A day after a new study revealed that flu vaccines are not as effective as once thought, doctors report that their patients are asking questions about the findings.
The Minnesota-led study found that in an average year, flu vaccine effectiveness is just 59 percent among vaccinated adults. The results are a surprising departure from what public health officials have long told the public about the effectiveness of flu vaccine. Previously they described seasonal flu vaccines as offering good protection — in the range of 70 to 90 percent.
Still, it doesn't appear that the downgrade in the vaccine's effectiveness is altering many patients decision to get immunized against flu.
Dr. Robert Segal's first patient of the day was a two-year-old scheduled to receive the flu vaccine. The child's mother had a few questions about the vaccine after hearing news reports on its revised effectiveness.
"She just was interested in that and wondered what that meant," Segal said. "And still was very much desirous of her child getting a flu vaccine."
Segal, a pediatrician at Children's Hospitals and Clinics of Minnesota in Minneapolis, said it was a good exchange because it gave him the chance to explain the research and put it in perspective for the family.
"I guess my biggest concern is that people will either not come in at all to see one of our nurses to get a flu shot and we'll never know they didn't come because they read this and misunderstood or it, or when they do come in are more hesitant," he said. "Hopefully with a conversation with us will be more likely to go forward."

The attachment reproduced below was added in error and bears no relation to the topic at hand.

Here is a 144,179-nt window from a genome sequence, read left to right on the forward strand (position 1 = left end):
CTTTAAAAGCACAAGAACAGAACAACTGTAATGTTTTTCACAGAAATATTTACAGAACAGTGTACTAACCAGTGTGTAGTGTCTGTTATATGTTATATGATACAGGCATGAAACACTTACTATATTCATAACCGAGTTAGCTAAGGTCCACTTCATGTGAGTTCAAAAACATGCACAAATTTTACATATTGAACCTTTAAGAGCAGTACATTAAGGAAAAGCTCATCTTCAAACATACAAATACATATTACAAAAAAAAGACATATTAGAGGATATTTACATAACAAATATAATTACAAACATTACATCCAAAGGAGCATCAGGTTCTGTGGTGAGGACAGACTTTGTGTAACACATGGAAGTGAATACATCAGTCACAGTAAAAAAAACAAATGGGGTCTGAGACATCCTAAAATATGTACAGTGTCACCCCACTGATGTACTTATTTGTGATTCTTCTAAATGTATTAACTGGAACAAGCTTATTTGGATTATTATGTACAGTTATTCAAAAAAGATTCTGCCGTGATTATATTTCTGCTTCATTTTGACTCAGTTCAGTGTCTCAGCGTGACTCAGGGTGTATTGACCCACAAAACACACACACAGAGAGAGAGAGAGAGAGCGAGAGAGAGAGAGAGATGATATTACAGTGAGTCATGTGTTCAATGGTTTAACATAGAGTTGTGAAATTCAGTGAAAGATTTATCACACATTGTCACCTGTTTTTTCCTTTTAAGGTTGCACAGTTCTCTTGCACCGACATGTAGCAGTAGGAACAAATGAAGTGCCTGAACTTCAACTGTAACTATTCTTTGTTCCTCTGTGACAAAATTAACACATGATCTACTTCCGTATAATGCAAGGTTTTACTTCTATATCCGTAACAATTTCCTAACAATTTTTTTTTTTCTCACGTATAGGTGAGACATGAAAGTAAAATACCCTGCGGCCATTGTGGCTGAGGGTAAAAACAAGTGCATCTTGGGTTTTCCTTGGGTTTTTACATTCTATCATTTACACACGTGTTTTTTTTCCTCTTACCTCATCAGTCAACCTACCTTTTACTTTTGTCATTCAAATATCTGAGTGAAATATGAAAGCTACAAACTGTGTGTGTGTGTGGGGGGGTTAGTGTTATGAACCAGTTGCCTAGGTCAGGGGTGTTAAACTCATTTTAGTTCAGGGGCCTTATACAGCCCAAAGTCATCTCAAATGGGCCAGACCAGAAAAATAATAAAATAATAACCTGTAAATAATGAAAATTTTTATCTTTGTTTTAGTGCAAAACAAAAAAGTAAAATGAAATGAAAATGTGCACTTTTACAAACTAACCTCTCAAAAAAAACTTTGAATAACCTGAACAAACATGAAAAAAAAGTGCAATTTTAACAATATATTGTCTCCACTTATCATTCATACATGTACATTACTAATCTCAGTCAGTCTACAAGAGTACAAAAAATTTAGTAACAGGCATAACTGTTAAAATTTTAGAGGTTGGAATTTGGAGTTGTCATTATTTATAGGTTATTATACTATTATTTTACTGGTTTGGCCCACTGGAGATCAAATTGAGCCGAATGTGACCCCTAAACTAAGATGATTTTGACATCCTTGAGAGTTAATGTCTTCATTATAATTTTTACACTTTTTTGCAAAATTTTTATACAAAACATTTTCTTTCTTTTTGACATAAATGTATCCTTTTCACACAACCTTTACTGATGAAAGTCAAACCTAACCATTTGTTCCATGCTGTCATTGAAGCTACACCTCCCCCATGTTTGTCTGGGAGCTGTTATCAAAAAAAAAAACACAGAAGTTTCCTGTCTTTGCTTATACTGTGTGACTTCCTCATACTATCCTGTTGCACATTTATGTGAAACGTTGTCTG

A similar scenario played out this morning at a flu clinic in Northfield, Minn., where Dr. Rod Christensen is Chief Medical Officer for Allina Medical Clinic. He oversees 45 Allina clinics, including the one in Northfield. When he checked in with his medical staff, Christensen was told that 25 people were scheduled to receive a flu vaccine today.
"They all showed up," Christensen said. "About 10 of them mentioned that they'd heard the article. But none of them were particularly bothered by it. They all went ahead and got their vaccines."
Christensen wasn't surprised. He thinks most patients already understand that flu vaccines aren't perfect. He said as long as there's some benefit to the flu vaccine, Allina doctors will continue promoting it to patients.
"There's nothing about this report today that challenges the safety of influenza vaccine," he said. "So even though it isn't quite as protective as we'd like, the fact that it is so safe is one of the reasons that we'll continue strongly to recommend it."
Family physician David Caccamo agrees. He said the study results won't change the advice he gives to his patients at the HealthPartners Clinic in Cottage Grove, Minn.
"It's effective for preventing a big chunk of disease,"Caccamo said. "And for people who want to take a safe, cost-effective immunization to help prevent that to the degree that it can, I still think it's a pretty good deal."
Besides the vaccine's safety, cost-effectiveness and potential benefit to some individual patients, physicians say it's also a useful tool to tamp down the overall volume of flu circulating in the community.
Segal, of Children's Hospitals, said there's no doubt that the vaccine creates what's known as herd immunity.
"So to the degree that people aren't getting the disease they're not spreading it to other people and that's incredibly important," he said. "And although herd immunity is better the higher the effectiveness of the vaccine, it's still quite important even if you have a vaccine that's only 60 percent effective."
These are all messages that appear to resonate well with people who are in the habit of getting an annual flu vaccination. It's less clear is if these messages will be enough to motivate people who were already unsure about the value of getting the vaccine.